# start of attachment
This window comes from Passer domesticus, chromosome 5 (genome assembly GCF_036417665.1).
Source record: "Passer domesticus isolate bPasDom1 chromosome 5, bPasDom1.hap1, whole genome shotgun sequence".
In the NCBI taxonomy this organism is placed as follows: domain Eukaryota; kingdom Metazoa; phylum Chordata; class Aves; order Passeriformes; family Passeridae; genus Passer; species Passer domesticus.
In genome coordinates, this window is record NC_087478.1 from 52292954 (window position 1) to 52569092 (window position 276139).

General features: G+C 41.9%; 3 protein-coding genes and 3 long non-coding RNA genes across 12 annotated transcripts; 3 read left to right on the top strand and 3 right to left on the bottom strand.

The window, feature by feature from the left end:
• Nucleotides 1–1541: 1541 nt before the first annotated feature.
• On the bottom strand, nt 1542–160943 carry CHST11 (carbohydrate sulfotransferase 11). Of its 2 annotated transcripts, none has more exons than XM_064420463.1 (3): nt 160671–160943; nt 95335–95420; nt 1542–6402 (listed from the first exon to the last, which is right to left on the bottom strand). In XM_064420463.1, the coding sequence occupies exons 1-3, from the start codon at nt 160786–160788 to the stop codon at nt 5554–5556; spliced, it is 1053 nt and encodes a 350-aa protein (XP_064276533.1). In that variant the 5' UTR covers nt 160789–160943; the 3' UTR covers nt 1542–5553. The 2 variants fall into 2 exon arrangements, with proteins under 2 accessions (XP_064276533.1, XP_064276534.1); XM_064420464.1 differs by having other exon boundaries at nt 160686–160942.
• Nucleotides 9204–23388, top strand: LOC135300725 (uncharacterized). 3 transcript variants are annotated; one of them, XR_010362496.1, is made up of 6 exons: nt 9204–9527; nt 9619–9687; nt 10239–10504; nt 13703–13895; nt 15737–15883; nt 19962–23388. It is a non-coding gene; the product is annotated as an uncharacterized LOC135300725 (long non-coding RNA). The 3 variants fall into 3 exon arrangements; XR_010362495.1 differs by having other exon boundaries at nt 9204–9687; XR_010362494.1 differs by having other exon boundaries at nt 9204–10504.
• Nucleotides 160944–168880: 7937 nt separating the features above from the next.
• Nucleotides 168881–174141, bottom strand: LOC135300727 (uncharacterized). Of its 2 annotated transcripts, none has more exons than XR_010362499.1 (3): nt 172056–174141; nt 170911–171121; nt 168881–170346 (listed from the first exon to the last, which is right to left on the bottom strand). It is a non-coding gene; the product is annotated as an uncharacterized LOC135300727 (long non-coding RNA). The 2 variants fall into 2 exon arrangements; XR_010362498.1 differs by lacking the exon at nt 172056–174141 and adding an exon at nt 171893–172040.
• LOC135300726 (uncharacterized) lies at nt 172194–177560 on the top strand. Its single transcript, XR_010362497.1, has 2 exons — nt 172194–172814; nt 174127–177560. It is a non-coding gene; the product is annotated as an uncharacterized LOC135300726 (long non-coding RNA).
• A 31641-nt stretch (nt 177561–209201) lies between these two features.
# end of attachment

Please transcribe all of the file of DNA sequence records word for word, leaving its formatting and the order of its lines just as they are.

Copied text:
This window comes from Passer domesticus, chromosome 5 (genome assembly GCF_036417665.1).
Source record: "Passer domesticus isolate bPasDom1 chromosome 5, bPasDom1.hap1, whole genome shotgun sequence".
In the NCBI taxonomy this organism is placed as follows: domain Eukaryota; kingdom Metazoa; phylum Chordata; class Aves; order Passeriformes; family Passeridae; genus Passer; species Passer domesticus.
In genome coordinates, this window is record NC_087478.1 from 52292954 (window position 1) to 52569092 (window position 276139).

General features: G+C 41.9%; 3 protein-coding genes and 3 long non-coding RNA genes across 12 annotated transcripts; 3 read left to right on the top strand and 3 right to left on the bottom strand.

The window, feature by feature from the left end:
• Nucleotides 1–1541: 1541 nt before the first annotated feature.
• On the bottom strand, nt 1542–160943 carry CHST11 (carbohydrate sulfotransferase 11). Of its 2 annotated transcripts, none has more exons than XM_064420463.1 (3): nt 160671–160943; nt 95335–95420; nt 1542–6402 (listed from the first exon to the last, which is right to left on the bottom strand). In XM_064420463.1, the coding sequence occupies exons 1-3, from the start codon at nt 160786–160788 to the stop codon at nt 5554–5556; spliced, it is 1053 nt and encodes a 350-aa protein (XP_064276533.1). In that variant the 5' UTR covers nt 160789–160943; the 3' UTR covers nt 1542–5553. The 2 variants fall into 2 exon arrangements, with proteins under 2 accessions (XP_064276533.1, XP_064276534.1); XM_064420464.1 differs by having other exon boundaries at nt 160686–160942.
• Nucleotides 9204–23388, top strand: LOC135300725 (uncharacterized). 3 transcript variants are annotated; one of them, XR_010362496.1, is made up of 6 exons: nt 9204–9527; nt 9619–9687; nt 10239–10504; nt 13703–13895; nt 15737–15883; nt 19962–23388. It is a non-coding gene; the product is annotated as an uncharacterized LOC135300725 (long non-coding RNA). The 3 variants fall into 3 exon arrangements; XR_010362495.1 differs by having other exon boundaries at nt 9204–9687; XR_010362494.1 differs by having other exon boundaries at nt 9204–10504.
• Nucleotides 160944–168880: 7937 nt separating the features above from the next.
• Nucleotides 168881–174141, bottom strand: LOC135300727 (uncharacterized). Of its 2 annotated transcripts, none has more exons than XR_010362499.1 (3): nt 172056–174141; nt 170911–171121; nt 168881–170346 (listed from the first exon to the last, which is right to left on the bottom strand). It is a non-coding gene; the product is annotated as an uncharacterized LOC135300727 (long non-coding RNA). The 2 variants fall into 2 exon arrangements; XR_010362498.1 differs by lacking the exon at nt 172056–174141 and adding an exon at nt 171893–172040.
• LOC135300726 (uncharacterized) lies at nt 172194–177560 on the top strand. Its single transcript, XR_010362497.1, has 2 exons — nt 172194–172814; nt 174127–177560. It is a non-coding gene; the product is annotated as an uncharacterized LOC135300726 (long non-coding RNA).
• A 31641-nt stretch (nt 177561–209201) lies between these two features.